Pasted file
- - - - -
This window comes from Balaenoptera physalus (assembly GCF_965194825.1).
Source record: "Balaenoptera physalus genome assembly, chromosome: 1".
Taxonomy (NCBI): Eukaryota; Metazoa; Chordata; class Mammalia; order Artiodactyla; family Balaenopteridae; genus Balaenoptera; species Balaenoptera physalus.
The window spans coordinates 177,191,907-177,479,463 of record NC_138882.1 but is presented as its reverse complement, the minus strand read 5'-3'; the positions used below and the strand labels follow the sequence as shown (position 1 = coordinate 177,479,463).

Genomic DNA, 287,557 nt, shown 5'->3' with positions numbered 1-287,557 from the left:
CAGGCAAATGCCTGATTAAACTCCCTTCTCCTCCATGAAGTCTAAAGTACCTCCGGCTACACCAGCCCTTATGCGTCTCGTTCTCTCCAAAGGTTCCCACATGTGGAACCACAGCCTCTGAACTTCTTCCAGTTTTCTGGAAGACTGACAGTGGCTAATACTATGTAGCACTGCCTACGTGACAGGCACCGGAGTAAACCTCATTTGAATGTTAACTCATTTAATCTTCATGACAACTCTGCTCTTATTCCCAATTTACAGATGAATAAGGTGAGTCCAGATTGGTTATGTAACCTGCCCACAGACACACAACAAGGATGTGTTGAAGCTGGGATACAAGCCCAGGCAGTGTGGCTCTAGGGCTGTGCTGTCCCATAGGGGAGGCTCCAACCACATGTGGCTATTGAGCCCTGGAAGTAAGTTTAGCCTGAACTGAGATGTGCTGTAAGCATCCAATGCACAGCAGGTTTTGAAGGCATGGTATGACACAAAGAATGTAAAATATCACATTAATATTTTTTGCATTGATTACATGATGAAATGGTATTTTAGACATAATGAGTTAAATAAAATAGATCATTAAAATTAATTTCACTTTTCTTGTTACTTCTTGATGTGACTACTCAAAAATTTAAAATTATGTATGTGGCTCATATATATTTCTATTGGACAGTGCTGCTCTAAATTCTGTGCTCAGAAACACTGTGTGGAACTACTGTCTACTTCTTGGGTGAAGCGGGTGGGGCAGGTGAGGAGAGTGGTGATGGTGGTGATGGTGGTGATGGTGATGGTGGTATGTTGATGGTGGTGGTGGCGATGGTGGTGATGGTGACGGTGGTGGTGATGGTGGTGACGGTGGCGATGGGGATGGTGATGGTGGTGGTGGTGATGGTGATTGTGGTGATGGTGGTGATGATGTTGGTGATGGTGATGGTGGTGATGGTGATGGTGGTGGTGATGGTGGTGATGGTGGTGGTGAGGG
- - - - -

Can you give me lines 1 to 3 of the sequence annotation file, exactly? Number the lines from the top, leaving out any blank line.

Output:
This window comes from Balaenoptera physalus (assembly GCF_965194825.1).
Source record: "Balaenoptera physalus genome assembly, chromosome: 1".
Taxonomy (NCBI): Eukaryota; Metazoa; Chordata; class Mammalia; order Artiodactyla; family Balaenopteridae; genus Balaenoptera; species Balaenoptera physalus.